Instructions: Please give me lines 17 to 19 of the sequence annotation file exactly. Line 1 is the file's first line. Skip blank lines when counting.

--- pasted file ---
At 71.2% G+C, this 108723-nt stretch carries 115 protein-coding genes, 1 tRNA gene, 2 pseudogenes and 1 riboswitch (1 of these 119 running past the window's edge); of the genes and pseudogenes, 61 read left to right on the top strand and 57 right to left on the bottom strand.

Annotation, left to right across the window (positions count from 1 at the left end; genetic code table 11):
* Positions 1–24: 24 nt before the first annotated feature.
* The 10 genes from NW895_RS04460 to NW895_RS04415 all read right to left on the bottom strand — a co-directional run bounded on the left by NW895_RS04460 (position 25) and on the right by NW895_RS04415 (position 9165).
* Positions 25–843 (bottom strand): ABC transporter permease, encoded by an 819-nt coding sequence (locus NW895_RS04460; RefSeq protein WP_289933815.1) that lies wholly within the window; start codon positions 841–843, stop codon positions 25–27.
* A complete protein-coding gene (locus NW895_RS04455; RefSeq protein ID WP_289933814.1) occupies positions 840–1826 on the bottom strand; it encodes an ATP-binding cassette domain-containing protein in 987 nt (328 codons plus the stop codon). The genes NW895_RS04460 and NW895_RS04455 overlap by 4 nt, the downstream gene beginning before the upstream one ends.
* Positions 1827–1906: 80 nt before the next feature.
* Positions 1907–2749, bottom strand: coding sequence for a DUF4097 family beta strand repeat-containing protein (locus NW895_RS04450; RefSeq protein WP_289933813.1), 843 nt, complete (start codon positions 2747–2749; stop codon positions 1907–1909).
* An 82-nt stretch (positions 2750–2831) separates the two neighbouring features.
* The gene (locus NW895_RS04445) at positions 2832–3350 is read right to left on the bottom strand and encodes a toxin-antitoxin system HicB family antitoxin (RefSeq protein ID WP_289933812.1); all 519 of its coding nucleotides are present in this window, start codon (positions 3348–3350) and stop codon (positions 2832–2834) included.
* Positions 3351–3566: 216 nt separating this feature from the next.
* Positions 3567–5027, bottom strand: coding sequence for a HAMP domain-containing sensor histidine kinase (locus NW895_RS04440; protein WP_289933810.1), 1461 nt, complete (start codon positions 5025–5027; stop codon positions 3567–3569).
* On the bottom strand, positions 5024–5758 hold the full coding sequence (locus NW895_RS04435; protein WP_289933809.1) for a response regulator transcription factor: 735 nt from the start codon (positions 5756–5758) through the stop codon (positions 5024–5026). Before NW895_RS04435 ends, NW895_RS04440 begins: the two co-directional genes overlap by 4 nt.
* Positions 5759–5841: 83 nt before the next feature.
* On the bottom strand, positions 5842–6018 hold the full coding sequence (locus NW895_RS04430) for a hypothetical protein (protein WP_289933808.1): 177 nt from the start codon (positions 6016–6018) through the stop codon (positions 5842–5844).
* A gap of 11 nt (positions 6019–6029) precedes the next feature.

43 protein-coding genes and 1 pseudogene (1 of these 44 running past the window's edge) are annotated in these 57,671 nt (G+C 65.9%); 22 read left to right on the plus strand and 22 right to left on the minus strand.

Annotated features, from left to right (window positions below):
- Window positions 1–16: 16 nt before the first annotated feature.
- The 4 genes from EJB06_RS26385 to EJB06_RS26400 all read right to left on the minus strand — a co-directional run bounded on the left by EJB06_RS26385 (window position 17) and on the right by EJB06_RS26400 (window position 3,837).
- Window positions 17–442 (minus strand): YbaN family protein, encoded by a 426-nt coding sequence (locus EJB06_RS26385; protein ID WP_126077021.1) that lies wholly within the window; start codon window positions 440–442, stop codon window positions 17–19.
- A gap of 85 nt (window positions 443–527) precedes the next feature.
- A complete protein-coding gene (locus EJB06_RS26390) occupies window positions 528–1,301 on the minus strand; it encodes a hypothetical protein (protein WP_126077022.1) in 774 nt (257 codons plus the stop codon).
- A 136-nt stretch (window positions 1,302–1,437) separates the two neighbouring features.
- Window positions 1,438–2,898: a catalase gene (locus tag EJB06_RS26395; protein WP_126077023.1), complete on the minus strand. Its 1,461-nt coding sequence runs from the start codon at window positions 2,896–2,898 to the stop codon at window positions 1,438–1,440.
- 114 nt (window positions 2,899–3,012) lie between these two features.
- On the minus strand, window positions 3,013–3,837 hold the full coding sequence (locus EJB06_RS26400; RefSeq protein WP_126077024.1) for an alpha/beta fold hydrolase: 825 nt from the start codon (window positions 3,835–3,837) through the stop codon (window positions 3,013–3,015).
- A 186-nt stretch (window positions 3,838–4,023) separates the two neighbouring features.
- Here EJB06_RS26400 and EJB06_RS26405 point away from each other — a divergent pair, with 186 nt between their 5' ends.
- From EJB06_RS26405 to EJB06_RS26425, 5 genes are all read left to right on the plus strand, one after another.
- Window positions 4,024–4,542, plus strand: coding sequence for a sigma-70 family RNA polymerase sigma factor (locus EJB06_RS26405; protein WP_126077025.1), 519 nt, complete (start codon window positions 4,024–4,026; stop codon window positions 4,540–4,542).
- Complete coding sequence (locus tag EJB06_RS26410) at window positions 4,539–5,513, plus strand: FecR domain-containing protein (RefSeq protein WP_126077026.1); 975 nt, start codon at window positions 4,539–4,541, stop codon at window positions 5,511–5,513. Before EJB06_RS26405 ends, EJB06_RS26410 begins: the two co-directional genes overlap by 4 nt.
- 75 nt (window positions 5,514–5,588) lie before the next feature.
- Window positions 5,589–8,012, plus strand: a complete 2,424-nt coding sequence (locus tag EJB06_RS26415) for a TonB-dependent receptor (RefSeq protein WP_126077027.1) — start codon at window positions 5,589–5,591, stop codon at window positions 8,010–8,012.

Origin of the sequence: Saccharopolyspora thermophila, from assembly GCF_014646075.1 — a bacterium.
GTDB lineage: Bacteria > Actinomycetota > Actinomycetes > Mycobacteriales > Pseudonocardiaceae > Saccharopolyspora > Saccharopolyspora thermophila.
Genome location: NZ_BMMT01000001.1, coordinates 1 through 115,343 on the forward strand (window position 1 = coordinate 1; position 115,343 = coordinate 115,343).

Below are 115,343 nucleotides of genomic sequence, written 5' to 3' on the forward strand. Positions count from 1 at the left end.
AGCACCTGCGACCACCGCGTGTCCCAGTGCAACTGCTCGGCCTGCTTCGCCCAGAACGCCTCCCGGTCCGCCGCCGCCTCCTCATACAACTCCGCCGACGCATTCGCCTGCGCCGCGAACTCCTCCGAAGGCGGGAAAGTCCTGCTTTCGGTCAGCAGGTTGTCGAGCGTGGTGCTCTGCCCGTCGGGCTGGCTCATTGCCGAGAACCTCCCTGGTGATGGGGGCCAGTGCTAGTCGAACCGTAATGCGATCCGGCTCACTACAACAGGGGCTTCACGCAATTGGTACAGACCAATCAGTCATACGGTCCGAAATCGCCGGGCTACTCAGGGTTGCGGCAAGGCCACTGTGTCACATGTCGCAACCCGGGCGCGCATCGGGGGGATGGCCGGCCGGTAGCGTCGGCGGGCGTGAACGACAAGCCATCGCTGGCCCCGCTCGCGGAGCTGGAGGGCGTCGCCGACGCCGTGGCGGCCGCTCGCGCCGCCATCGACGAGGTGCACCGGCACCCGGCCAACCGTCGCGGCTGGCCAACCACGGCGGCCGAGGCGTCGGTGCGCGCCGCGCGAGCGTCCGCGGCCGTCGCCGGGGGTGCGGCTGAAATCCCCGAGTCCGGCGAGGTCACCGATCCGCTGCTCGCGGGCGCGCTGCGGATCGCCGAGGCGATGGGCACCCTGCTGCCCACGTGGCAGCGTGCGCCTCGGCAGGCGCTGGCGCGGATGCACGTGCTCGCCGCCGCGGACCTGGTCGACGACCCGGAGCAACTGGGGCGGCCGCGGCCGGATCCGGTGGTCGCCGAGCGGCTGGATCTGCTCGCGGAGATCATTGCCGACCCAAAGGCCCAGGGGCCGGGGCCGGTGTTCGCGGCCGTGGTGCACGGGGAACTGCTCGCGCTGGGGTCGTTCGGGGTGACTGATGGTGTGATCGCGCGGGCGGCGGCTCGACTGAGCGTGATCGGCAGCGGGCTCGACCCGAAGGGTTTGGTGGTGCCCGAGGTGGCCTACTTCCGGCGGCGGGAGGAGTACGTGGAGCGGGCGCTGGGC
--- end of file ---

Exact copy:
43 protein-coding genes and 1 pseudogene (1 of these 44 running past the window's edge) are annotated in these 57,671 nt (G+C 65.9%); 22 read left to right on the plus strand and 22 right to left on the minus strand.

Annotated features, from left to right (window positions below):
- Window positions 1–16: 16 nt before the first annotated feature.